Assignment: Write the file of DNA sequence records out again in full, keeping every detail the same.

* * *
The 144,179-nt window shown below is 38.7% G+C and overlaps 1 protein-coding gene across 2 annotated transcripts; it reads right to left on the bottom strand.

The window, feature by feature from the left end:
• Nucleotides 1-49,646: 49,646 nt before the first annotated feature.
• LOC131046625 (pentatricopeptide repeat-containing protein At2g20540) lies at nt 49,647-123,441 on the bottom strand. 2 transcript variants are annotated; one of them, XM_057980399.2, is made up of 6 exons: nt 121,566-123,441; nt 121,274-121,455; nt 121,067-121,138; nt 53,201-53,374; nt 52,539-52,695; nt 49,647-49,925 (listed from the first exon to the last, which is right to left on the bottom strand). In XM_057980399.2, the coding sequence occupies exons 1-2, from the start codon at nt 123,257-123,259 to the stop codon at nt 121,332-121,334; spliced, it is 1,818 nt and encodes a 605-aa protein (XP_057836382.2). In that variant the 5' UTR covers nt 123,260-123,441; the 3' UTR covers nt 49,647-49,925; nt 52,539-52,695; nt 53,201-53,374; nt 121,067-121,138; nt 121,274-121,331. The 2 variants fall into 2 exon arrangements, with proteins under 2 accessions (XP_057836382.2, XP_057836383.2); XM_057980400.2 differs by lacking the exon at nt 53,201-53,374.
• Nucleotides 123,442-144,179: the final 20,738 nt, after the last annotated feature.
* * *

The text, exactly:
The 144,179-nt window shown below is 38.7% G+C and overlaps 1 protein-coding gene across 2 annotated transcripts; it reads right to left on the bottom strand.

The window, feature by feature from the left end:
• Nucleotides 1-49,646: 49,646 nt before the first annotated feature.
• LOC131046625 (pentatricopeptide repeat-containing protein At2g20540) lies at nt 49,647-123,441 on the bottom strand. 2 transcript variants are annotated; one of them, XM_057980399.2, is made up of 6 exons: nt 121,566-123,441; nt 121,274-121,455; nt 121,067-121,138; nt 53,201-53,374; nt 52,539-52,695; nt 49,647-49,925 (listed from the first exon to the last, which is right to left on the bottom strand). In XM_057980399.2, the coding sequence occupies exons 1-2, from the start codon at nt 123,257-123,259 to the stop codon at nt 121,332-121,334; spliced, it is 1,818 nt and encodes a 605-aa protein (XP_057836382.2). In that variant the 5' UTR covers nt 123,260-123,441; the 3' UTR covers nt 49,647-49,925; nt 52,539-52,695; nt 53,201-53,374; nt 121,067-121,138; nt 121,274-121,331. The 2 variants fall into 2 exon arrangements, with proteins under 2 accessions (XP_057836382.2, XP_057836383.2); XM_057980400.2 differs by lacking the exon at nt 53,201-53,374.
• Nucleotides 123,442-144,179: the final 20,738 nt, after the last annotated feature.